PM Repeat PCR profiles from the blood of human female PM carriers. The arrow in each instance indicates the stable allele with the indicated number of repeats. (a) Profiles for a female PM carrier without (top panel) and with (bottom panel) HpaII pre-digestion were generated as previously described [16]. The alleles on both the active and inactive X are shown in blue in the top panel and the alleles on the inactive X in green in the bottom panel; (b) Examples of very different bimodal PCR profiles; (c) Profiles for 2 women with different activation ratios (ARs); (d) Profiles of two females of similar ages and ARs, both with no AGG interruptions showing very different levels of somatic expansion.
Figure 5
Figure 5
Distribution of the changes in the repeat number seen in the brain of a 1-year old mouse with an inherited allele of 162 repeats. The repeat number of individual alleles was determined by small pool PCR of single genome equivalents as described previously [30]. The data shown represent 119 individual PCR reactions. The inset panels show the bulk PCR profiles for the heart and brain of the same animal.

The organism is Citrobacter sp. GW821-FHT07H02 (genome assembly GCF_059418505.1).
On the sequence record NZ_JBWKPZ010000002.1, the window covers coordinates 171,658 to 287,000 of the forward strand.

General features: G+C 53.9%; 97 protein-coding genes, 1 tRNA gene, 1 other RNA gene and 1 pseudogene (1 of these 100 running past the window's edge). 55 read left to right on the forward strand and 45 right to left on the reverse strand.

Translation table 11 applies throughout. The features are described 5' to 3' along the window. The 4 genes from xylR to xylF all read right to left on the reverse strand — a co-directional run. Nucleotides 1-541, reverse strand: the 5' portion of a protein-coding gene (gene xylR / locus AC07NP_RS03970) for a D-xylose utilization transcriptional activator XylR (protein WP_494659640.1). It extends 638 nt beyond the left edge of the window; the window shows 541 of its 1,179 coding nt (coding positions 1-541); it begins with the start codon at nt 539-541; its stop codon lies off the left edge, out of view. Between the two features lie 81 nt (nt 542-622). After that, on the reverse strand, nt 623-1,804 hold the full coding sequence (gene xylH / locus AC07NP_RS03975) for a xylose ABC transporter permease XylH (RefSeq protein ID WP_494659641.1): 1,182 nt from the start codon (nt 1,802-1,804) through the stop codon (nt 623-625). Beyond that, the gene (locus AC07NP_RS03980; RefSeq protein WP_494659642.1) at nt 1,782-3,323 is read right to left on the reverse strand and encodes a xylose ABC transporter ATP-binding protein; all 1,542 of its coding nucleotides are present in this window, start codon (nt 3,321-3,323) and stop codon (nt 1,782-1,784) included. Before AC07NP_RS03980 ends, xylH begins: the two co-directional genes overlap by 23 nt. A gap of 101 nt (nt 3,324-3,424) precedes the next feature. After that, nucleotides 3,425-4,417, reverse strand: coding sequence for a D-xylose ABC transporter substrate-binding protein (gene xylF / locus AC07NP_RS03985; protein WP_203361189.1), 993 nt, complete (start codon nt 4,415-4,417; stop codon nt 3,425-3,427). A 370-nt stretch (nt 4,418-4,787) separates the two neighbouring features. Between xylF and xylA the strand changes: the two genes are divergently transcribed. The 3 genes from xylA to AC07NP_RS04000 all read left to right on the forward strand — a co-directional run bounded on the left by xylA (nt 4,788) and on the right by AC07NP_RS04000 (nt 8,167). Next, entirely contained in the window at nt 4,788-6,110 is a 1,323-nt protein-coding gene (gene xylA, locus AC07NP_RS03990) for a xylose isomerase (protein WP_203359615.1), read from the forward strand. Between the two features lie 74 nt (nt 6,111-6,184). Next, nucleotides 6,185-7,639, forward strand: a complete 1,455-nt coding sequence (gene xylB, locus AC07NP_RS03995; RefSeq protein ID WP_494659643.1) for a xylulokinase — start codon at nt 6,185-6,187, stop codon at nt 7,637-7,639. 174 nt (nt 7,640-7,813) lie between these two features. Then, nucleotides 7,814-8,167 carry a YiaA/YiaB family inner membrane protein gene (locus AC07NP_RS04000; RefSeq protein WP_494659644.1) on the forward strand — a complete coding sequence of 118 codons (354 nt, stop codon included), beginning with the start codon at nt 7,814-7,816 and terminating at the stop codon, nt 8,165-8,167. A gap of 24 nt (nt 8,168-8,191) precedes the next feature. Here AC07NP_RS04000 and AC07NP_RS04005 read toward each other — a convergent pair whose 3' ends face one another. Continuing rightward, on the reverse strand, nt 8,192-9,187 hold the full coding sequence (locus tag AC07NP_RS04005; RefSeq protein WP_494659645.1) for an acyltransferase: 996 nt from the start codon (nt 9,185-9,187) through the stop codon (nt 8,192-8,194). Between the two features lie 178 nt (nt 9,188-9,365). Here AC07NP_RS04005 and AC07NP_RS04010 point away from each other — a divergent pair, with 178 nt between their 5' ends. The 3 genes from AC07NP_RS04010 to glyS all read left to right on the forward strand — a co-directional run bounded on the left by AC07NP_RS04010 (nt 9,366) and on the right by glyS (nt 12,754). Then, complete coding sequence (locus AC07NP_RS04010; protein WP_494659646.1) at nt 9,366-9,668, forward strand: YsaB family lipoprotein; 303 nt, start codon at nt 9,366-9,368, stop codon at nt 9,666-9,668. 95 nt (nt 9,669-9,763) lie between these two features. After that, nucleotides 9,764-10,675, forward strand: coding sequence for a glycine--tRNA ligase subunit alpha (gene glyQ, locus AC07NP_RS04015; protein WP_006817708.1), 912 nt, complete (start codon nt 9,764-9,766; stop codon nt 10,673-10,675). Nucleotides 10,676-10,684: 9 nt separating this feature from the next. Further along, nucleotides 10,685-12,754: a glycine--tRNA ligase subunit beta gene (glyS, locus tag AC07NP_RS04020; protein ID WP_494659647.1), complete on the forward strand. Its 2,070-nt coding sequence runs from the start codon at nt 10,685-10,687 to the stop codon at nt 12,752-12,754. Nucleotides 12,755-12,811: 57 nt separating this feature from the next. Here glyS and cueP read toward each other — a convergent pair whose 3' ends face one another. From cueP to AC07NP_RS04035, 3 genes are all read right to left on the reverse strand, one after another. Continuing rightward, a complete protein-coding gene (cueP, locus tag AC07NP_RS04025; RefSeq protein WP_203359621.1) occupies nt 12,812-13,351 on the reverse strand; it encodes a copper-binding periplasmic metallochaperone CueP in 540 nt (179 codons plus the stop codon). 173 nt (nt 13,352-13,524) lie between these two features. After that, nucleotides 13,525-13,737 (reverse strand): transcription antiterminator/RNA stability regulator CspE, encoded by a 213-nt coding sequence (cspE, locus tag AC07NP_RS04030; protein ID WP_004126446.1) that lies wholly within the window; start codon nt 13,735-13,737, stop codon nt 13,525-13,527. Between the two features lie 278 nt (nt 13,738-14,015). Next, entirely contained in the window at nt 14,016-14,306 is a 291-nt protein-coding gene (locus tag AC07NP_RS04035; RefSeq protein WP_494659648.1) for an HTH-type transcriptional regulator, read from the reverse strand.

Similar articles

See all similar articles

Cited by 1 PubMed Central articles

References

    1. Lozano R., Rosero C.A., Hagerman R.J. Fragile X spectrum disorders. Intractable Rare Dis. Res. 2014;3:134–146. doi: 10.5582/irdr.2014.01022. - DOI - PMC - PubMed
    1. Tassone F., Hagerman R.J., Taylor A.K., Gane L.W., Godfrey T.E., Hagerman P.J. Elevated levels of FMR1 mRNA in carrier males: A new mechanism of involvement in the fragile-X syndrome. Am. J. Hum. Genet. 2000;66:6–15. doi: 10.1086/302720. - DOI - PMC - PubMed
    1. Yrigollen C.M., Martorell L., Durbin-Johnson B., Naudo M., Genoves J., Murgia A., Polli R., Zhou L., Barbouth D., Rupchock A., et al. AGG interruptions and maternal age affect FMR1 CGG repeat allele stability during transmission. J. Neurodev. Disord. 2014;6:24. doi: 10.1186/1866-1955-6-24. - DOI - PMC - PubMed
    1. Nolin S.L., Glicksman A., Ersalesi N., Dobkin C., Brown W.T., Cao R., Blatt E., Sah S., Latham G.J., Hadd A.G. Fragile X full mutation expansions are inhibited by one or more AGG interruptions in premutation carriers. Genet. Med. 2015;17:358–364. doi: 10.1038/gim.2014.106. - DOI - PubMed
    1. Nolin S.L., Glicksman A., Houck G.E., Jr., Brown W.T., Dobkin C.S. Mosaicism in fragile X affected males. Am. J. Med. Genet. 1994;51:509–512. doi: 10.1002/ajmg.1320510444. - DOI - PubMed
Feedback